We then affixed our four (4) variables (consisting of the three (3) buffers and the bare probe) together with a cord in a square array with equal space between probes. Putting the probes in the test chamber and taking them out at the same time helped ensure reliable readings, simplified the time alignment of the data, and kept our test free from anomalies that might have arisen from the movement of the probes or their coming into contact with each other.
Once this was done, we configured the dataTaker to take and store a temperature reading from each probe once every 30 seconds. We chose this duration to best capture the real-time changes occurring in the buffers.
To begin our test, we placed this sensor array into the freezer and let the probes cool to equilibrium such that the difference between them was no more than +/- .5°C. Subsequently, we removed the array from the storage unit to an isolated spot (minimizing the effects of air blowing by, etc.) and let the probes come back up to room temperature. In this way, we equilibrated the probes to the ambient environment to simulate the temperature changes when the freezer door is opened, when medicine or vaccines are removed or when there is a failure in the refrigeration unit.
We replicated this exact structure in the refrigerator portion of our test so that the data would be comparable. We repeated each test several times to gauge the repeatability of the data.
Figure 1. Freezer cool down temperature curve
The data in Figure 1 above shows how the bare probe and the 3 types of temperature buffers cooled at differing rates in our freezer. As expected the bare probe gave much lower readings than any of the buffered probes which were naturally slower to respond to the temperature change. For much of the test, the glycol probe was the slowest to cool down.
Figure 2. Freezer warm-up temperature curve
After obtaining the cool-down temperature curves, we measured the freezer test’s warm-up curve. This data shows the differing rates at which the probes warmed up from roughly -15°C after we removed the probe array from the freezer. As Figure 2 above shows, the bare probe exhibited the most rapid and extreme rise in temperature. The glass beads and nylon block produced similar readings, while the glycol bottle’s probe showed the slowest and least extreme temperature rise.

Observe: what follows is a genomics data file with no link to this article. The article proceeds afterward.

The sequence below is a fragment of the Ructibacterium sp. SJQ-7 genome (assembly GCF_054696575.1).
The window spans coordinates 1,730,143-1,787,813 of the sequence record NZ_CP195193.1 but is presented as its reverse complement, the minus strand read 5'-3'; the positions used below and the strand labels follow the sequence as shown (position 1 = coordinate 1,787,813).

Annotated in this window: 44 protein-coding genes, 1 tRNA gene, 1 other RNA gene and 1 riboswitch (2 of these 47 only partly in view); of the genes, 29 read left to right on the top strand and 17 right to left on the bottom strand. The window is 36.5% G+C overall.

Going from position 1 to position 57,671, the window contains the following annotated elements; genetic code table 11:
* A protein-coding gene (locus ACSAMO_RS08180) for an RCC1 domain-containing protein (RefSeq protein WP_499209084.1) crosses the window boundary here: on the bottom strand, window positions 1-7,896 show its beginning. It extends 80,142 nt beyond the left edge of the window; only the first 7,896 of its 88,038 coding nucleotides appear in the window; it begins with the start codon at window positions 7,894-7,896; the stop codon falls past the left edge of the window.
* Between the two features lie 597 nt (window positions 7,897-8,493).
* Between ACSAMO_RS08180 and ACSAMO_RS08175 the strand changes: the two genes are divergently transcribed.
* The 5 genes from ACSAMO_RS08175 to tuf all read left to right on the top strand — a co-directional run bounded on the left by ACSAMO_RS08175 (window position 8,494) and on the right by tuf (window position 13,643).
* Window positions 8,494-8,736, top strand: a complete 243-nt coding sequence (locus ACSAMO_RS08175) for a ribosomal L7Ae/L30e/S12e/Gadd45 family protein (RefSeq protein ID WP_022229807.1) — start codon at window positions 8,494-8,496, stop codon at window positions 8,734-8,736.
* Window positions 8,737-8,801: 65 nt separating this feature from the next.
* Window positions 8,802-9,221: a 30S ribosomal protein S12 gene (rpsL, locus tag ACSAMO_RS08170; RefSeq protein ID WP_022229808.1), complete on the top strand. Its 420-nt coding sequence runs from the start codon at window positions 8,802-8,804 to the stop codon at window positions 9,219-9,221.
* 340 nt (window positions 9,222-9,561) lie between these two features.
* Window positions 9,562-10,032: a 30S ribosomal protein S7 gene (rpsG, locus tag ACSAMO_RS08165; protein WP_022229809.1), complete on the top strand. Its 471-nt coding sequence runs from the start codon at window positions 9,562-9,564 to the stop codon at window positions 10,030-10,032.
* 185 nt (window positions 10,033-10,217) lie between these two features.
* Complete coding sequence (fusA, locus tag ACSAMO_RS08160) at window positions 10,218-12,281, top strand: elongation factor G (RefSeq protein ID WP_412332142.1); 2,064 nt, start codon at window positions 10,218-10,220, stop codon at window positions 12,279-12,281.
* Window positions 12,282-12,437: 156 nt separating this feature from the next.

Figure 3. Refrigerator cool down temperature curve
Figure 3 above contains temperature data showing a similar difference in cooling rates among the probes. Again the bare probe exhibited lower readings than all the buffered probes which showed a greater delay in coming down to temperature. Here the nylon block had the lowest value of the buffers while showing the largest fluctuation, while the glycol buffer was the slowest to cool down.
Figure 4. First refrigerator test warm-up temperature curve
We also noted the warm-up curves in the refrigerator portion of our test to be sure our data was representative and reliable. Our two refrigerator test runs showed similar results to the freezer data. In Figure 4 above. we can see the temperature data from the first run of our refrigerator test. Note how the bare probe warms up more quickly than any of the temperature buffers, while the glycol bottle probe is the slowest to rise in temperature.
Figure 5. Second refrigerator test warm-up temperature curve
As with the first run, the second run of our refrigerator test (See Figure 5 above) demonstrates that the bare probe displayed the most rapid rise in temperature, while the glycol bottle probe showed the greatest delay in approaching room temperature. The probes within the glass beads and nylon block showed similar temperature readings, neither being as slow to warm up as the glycol bottle probe. The data from the 2 runs are virtually identical which improves our confidence in our experimental methods.
Shortly after the start of this test, the bare probe jumped in temperature with every 30-second reading. As an example, at 4:42:00 PM (16:42:00), the temperature value for the bare probe was 12.52°C, while just 30 seconds later it rose to 13.04°C and was at 13.50°C half a minute after that. These temperature spikes indicate the bare probe’s rapid response to temperature changes.
Meanwhile, shortly after the start of the test, the glycol probe’s readings read the lowest of the 4 probes. Comparing its readings against the above times, we see a slow gradient: at 4:42:00 PM (16:42:00) the glycol probe read at 6.32°C, only registering a slight temperature gain 30 seconds later at 6.50°C, and reading at 6.69°C half a minute later. This curve remained more gradual than either the nylon block or the glass beads. At 4:42:00 PM (16:42:00) the glycol probe read at 6.32°C, only registering a slight temperature gain 30 seconds later at 6.50°C, and reading at 6.69°C half a minute later. This curve remained more gradual than either the nylon block or the glass beads.
We also graphed both results of the refrigerator test for each probe buffer to derive a total probe response time. See Figures 6, 7, and 8 below: